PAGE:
Turkey slaps sanctions on Syria

Turkey has imposed tough economic sanctions on its former ally, Syria. In response to the ongoing violence there, Ankara has frozen officials’ assets, suspended financial dealings with the country, and banned all military sales.

The Turkish measures come following sanctions imposed by the Arab League, the United States and the European Union. Syria has called the move “economic warfare.”

It is a must now that international and local pressure is increased and necessary steps are taken to protect the Syrian people from the cruelty of the present administration,” Turkey’s foreign minister Ahmet Davutoglu told a news conference.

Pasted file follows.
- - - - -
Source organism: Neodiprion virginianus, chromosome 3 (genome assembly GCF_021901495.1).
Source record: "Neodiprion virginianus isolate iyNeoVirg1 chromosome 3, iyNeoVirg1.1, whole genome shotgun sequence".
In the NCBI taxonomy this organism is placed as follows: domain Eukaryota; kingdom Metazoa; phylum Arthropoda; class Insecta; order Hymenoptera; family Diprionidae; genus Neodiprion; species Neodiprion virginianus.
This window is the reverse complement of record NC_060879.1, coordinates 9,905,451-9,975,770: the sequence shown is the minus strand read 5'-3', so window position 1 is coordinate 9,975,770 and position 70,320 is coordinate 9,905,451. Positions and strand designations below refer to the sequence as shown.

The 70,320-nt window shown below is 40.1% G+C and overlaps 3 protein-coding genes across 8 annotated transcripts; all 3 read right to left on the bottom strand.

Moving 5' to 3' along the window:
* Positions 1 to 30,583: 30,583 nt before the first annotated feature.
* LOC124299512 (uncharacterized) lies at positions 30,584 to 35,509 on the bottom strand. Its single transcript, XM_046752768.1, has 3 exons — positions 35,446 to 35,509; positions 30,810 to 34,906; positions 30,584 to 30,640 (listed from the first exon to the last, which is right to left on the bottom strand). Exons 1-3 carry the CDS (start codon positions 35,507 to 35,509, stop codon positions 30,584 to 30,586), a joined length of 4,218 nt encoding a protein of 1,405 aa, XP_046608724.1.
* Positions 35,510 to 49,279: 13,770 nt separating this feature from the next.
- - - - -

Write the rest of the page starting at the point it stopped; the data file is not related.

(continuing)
All shipments of arms and military equipment through Turkey's land, airspace and seas will be prevented,” he said.

Turkey is Syria's largest trading partner, and the countries did $2.4 billion in trade last year, the Associated Press says, quoting the Turkish embassy in Damascus.

The tough measures by a former ally come in response to the ongoing crackdown against the anti-government uprising in Syria. The United Nations estimates that at least 3,500 people have been killed during the unrest.

Earlier this week, the UN released a report stating that government forces had committed crimes against humanity in their brutal crackdown on protesters.

Russia believes the unrest was triggered by armed Syrian opposition, and has called on both sides to begin a dialogue.

­Author and blogger Eric Pottenger told RT that the notion of a humanitarian war in Syria coming from NATO countries is based on the Responsibility to Protect doctrine, which they use to wage wars of aggression against sovereign states. “This was the doctrine that led to the Libyan operation,” he said.